Tarlac, Philippines (CNN) -- The crowd gathered inside Concepcion church could not have seemed better to Senator Benigno "Noynoy" Aquino III: Most people were clad in yellow, the color his mother -- revered former president Corazon "Cory" Aquino -- wore to symbolize her fight for democracy. The candidate received a rock-star welcome, with supporters vying to get near him.
Aquino last week launched his bid for president here in Concepcion, Tarlac, his family's homeland. Returning to his roots was perhaps the safest way to start on this first official day of the presidential campaign season: His popularity in recent polls has slightly dipped against his main rival, Manuel "Manny" Bamba Villar Jr. Eight others are also in the running to lead the Southeast Asian nation of more than 90 million. Voters go to the polls on May 10.
Buoyed by the congregation's energy and surrounded by jostling media cameras, Aquino addressed his supporters from the lectern at the end of the Mass. He said Concepcion was special to him because of his family's history there, and he noted his first time speaking publicly was at the town plaza in 1976, when his father was given an award during martial law.
But Aquino, 50, received his biggest cheers when he spoke of his determination to fight corruption in a country where 77 percent of the people believe the current government's actions in fighting corruption have been ineffective, according to a recent survey by Transparency International.
Among the Aquino supporters in the church was Jolly Punzanan, a 21-year-old nursing graduate.
"You can trust the Aquino family. They are honest, good people. Noynoy will be a good president," he said, adding his advice for the next government, "They need to focus on people who believe in them, the people who are poor."
The rally attendees paraded out of the church and onto the streets of Concepcion Town into a plaza. This is safely established as Aquino country: Former Senator Benigno "Ninoy" Aquino Jr., the candidate's father, began his political career here as the country's youngest elected mayor. Now, hundreds sheltered from the sun under brightly colored umbrellas to support his son, who stood on stage, shoulder-to-shoulder with his political team.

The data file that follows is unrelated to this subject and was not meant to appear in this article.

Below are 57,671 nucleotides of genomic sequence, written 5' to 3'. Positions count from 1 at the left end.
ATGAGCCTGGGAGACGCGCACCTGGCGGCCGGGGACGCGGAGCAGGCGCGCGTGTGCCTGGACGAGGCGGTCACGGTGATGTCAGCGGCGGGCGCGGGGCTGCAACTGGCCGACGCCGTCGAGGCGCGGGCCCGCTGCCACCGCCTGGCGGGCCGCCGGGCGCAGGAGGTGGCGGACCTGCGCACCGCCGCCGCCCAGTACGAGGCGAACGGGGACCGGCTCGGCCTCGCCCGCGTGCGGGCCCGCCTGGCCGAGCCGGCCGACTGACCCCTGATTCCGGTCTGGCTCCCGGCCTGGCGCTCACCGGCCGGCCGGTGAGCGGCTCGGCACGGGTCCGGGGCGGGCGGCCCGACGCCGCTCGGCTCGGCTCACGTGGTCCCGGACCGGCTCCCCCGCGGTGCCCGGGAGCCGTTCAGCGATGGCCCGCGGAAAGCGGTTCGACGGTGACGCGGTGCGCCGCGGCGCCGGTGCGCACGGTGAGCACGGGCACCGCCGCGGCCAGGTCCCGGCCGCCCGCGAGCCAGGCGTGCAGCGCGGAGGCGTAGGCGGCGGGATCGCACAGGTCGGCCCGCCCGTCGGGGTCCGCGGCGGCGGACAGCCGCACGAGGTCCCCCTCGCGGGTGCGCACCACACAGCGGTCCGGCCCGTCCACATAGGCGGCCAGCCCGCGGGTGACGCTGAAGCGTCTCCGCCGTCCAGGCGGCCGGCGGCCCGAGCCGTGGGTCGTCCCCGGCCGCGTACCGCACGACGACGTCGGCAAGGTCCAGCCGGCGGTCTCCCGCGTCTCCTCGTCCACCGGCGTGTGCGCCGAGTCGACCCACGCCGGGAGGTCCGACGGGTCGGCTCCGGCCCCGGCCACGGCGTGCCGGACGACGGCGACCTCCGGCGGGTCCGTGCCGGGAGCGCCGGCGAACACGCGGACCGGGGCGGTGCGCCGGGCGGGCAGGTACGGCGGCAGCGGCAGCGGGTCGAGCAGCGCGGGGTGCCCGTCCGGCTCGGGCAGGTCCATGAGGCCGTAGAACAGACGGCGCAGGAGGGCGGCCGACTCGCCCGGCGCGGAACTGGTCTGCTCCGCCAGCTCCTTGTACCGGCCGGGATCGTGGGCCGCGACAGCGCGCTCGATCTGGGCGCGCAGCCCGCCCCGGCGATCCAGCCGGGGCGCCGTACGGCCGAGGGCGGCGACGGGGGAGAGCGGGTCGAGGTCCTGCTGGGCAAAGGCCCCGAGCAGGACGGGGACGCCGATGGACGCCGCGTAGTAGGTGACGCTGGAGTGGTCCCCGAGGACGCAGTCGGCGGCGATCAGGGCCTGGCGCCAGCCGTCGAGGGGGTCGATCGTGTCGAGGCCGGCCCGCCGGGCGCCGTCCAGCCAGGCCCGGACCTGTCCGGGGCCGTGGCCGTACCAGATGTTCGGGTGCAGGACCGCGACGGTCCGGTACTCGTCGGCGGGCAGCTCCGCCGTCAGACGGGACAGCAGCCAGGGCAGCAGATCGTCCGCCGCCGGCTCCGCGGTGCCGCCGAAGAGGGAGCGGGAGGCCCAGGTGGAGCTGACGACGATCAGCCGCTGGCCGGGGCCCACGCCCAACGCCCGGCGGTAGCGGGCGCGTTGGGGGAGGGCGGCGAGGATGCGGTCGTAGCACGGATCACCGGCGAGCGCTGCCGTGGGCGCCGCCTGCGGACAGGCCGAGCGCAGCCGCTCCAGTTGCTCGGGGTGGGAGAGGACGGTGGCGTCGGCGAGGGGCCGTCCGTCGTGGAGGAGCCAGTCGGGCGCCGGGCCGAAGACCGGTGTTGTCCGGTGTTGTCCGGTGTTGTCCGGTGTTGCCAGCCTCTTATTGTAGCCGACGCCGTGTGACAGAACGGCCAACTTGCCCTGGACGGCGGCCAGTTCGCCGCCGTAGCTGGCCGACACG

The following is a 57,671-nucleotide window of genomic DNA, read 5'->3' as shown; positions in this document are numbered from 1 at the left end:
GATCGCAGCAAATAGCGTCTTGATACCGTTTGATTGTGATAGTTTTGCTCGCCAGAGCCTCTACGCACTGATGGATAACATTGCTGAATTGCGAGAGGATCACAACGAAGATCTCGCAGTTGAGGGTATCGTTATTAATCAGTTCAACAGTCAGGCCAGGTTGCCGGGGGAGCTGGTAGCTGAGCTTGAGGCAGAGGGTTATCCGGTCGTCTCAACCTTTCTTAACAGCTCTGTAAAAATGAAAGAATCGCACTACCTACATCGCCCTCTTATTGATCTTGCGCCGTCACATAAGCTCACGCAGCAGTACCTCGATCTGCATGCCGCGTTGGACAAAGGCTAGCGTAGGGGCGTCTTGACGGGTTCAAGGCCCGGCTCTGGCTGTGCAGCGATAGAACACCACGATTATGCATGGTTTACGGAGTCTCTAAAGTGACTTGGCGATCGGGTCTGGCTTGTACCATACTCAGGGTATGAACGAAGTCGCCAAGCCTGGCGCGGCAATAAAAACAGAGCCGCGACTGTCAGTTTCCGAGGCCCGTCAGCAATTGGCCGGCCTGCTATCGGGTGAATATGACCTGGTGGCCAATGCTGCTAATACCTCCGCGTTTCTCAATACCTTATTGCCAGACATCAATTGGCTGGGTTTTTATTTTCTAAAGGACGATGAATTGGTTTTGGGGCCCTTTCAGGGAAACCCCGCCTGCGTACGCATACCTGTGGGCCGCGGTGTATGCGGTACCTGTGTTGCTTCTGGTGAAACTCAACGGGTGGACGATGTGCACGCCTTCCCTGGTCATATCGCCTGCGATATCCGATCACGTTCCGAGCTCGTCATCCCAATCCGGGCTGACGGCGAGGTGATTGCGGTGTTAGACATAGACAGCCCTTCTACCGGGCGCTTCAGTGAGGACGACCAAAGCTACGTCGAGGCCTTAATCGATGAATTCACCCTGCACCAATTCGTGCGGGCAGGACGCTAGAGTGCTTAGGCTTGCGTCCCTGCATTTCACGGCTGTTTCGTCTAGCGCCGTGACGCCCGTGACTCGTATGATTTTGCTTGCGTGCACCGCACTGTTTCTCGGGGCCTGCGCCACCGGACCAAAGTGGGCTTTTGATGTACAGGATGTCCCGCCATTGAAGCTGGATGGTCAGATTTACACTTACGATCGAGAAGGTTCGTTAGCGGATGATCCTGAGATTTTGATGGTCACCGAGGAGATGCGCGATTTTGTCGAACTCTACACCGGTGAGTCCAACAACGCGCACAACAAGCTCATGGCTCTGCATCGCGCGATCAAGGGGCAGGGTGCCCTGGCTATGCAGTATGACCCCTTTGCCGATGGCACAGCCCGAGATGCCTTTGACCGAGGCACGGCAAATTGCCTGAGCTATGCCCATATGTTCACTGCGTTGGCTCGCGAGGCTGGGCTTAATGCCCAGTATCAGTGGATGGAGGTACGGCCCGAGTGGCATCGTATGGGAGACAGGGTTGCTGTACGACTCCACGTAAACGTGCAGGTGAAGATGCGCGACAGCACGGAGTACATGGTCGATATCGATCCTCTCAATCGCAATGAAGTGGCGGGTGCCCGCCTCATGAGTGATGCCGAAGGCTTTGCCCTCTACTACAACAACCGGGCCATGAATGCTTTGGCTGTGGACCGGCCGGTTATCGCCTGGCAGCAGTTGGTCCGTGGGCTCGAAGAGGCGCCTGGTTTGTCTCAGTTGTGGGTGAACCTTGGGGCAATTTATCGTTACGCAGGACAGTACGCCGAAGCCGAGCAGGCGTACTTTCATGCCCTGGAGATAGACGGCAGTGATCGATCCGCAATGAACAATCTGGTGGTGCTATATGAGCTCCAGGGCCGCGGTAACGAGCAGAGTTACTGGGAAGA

The plaza's busy routine was put on hold as local residents paused at their market stalls, sat on their tricycles, or stood in the road to listen to Aquino, cheering at his condemnation of corruption and his promises to restore integrity in government.
No political campaign in the Philippines would be complete without a celebrity supporter -- a key element to get the attention of voters in a country where actors and musicians are often deified. One of Aquino's backers, the popular actor Coco Martin, appeared on stage and told voters gathered around the plaza that he endorsed Aquino's Liberal Party.
At a nearby bakery, Luzbisminda Rayos, a social studies teacher at the local high school, caught part of the rally while on her way to buy some fresh bread. She said she would vote for Aquino.
"The Aquinos are a good family. When they become president they help to stop corruption -- even though they have power. They are honest," she said, casually swinging her bag of bread rolls.
In the evening, Aquino's supporters attended the biggest rally of the day at Tarlac City plaza, which has a new monument to Aquino's mother -- who stood against dictator Ferdinand Marcos and was propelled to power in the 1986 "people power" revolution.
Aquino, known for her signature color yellow, died last year from cancer. Now, hundreds of camera lights from the TV networks highlighted the bright yellow worn by almost everyone, swarming excitedly around the main stage to support her son.
Aquino's security chief Rico Puno surveyed the noisy crowds and estimated there were about 10,000 people gathered in the dusk.
"We have ten armed police officers to secure him on a 24 hour basis," Puno said. "And then we hired ten private security escorts -- they are all armed. ... We're allowed up to 20 armed security escorts; and we also have unarmed volunteers with us to take care of crowd control."
That is another element of Filipino elections: High security, especially after the recent politically-motivated killing of 57 people in the country's south.
Security can also be high if your name is Aquino and you are successful in politics: Benigno Aquino Jr. was assassinated upon returning to Manila in 1983 from U.S. exile to challenge Marcos. When Cory Aquino was president later that decade, rebel soldiers attacked Malacanang Palace -- the president's residence -- in 1987 and Noynoy Aquino narrowly escaped death. Three of his escorts were killed, and he was hit by five bullets -- one of which is still embedded in his neck.
On the platform that evening, Aquino appeared relaxed, delivering serious messages that he alternated with crowd-pleasing humor.
After a long day of rallies, Aquino returned to his friend's farmhouse in Tarlac for dinner with friends and supporters. He thought his first day of campaigning went "very well -- better than I expected. Wherever we've been, we've had more or less the same enthusiasm in reception. The people have been very demonstrative, even where we thought they would be more reserved."
A close friend, Rene Puno, said Aquino's decision to run for president has changed his life: "He's become more self-confident, he knows how to stand by his rights. There is a burden of people longing for someone as strong as his mother and his father -- they have high expectations."